But we digress. The greatest sacrifice Putin made to liberate these four regions was his goal of liberating Kiev. Putin knew that he can achieve both but that would have delayed the liberation of these regions and his patriotic empathy with the Russian-speaking people living in these regions is obviously  much higher than that for non-Russian speaking barbarians in Kiev. His generals had also agreed that Russian-speaking areas would be much easier to liberate. Only one who has been an emperor of a 9000-kilometre empire knows the pain of abandoning a cherished goal in favour of a greater good. Hitler never abandoned a goal and this proves that Putin has a higher spirit of sacrifice. That is why we say that Putin is cool; we could not have said that for Hitler, though the latter was also always immaculately dressed and never went shirtless.
Another major sacrifice made by Putin for liberating fellow Russian-speaking Ukrainians was loss of  his favourite Yacht Scheherazade that was seized by Italy. It is of the least importance that it cost $700 million; that is small change for any Russian oligarch and Putin is the grandmaster of Russian oligarchy. This despicable act of seizing the yacht would not have happened if Mussolini, the father of Fascism, affectionately called Il Duce, was still ruling Italy. What a fall for a great country, though the recent election of Meloni as Prime Minister gives hope because her party has sympathy with the likes of Il Duce and Putin. Coming back to the yacht, its naming after the fabled queen of  the “Arabian Nights” whom Sir Richard Burton had described as “pleasant and polite, wise and witty, well read and well bred,” was no coincidence. The name always brought to Putin’s mind his girlfriend, Alina Maratovna Kabaeva, as fabulous and gifted as the fabled queen. The yacht was awash with memories of their sojourns together and he had sent it to Italy for just sprucing up, because like any empire, there are traitor rats in Russia too and his Linochka had complained last time. Remember the Nazi-themed 1986 movie Crawlspace, where a client was disturbed by rats.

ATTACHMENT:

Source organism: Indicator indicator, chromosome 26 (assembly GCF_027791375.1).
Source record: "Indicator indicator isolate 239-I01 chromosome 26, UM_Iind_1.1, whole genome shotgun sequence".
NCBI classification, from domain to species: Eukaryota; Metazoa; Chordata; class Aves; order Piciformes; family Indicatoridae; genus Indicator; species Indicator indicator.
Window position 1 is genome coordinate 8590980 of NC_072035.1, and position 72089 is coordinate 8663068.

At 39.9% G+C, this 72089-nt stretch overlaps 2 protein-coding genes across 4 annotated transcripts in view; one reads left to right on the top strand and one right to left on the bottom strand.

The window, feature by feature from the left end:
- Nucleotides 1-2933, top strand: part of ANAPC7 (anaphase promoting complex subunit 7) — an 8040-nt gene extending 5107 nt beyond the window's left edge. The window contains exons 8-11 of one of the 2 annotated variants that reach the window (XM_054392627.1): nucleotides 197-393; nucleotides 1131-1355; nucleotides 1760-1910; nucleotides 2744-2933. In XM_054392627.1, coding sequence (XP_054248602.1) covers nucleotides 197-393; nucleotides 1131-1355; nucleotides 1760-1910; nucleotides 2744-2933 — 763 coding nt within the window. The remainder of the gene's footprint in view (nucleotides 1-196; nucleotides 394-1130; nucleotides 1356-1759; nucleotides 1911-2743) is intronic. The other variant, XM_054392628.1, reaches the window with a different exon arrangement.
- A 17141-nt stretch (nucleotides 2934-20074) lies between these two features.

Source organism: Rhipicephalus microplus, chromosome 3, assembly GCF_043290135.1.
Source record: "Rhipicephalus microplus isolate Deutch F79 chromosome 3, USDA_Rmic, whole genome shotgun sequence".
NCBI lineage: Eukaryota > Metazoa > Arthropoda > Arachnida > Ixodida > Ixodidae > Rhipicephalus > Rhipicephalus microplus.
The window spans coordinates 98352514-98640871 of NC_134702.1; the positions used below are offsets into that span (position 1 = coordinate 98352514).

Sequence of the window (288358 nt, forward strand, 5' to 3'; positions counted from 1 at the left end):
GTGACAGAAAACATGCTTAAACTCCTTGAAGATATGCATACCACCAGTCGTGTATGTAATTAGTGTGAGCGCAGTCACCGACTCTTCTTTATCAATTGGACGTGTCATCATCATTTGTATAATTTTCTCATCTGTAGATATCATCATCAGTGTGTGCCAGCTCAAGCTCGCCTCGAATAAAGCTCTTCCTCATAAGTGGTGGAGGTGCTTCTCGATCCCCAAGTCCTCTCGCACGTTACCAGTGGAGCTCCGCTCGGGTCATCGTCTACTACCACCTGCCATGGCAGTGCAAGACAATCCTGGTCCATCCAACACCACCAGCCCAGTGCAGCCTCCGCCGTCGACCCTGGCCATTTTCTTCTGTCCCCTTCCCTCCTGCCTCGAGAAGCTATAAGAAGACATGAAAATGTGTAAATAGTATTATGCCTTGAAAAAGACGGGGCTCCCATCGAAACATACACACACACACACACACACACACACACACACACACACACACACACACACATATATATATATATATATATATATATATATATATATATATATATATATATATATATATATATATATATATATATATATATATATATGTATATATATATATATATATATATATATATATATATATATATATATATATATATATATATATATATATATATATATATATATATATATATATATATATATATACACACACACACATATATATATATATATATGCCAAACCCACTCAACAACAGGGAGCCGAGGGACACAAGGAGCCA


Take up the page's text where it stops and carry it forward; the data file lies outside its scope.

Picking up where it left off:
Of course, one sacrifice brings tears to Putin’s shining blue eyes; the sanctioning of Alina herself. He would not have felt so bad if his wife had been sanctioned though he does not have one. But sanctioning someone’s girlfriend is hitting way below the belt where it hurts the most. He had hoped that the gallant French would move a resolution in the UN General Assembly condemning this inhuman act. But Macron is no François Mitterrand whose girlfriend Anne Pingeot, actually an old woman by then, attended his funeral, standing shoulder to shoulder with Danielle, the de jure Mrs Mitterrand. These are really decadent times to live in, difficult and painful for a gallant knight in shining armor like Putin.
There are people inside and outside Russia who are demanding Putin’s skin for losing the liberated territories during the last month. Little they realise the wider goal of Putin; as long as the war goes on, both Putin and Russia will continue to have opportunities of making sacrifices. Few know the secret that we are now letting out; Putin is a fan of the English novelist dame Ivy Compton Burnett. She is remembered more for her famous line, “I never know why self-sacrifice is noble. Why is it better to sacrifice oneself than someone else?”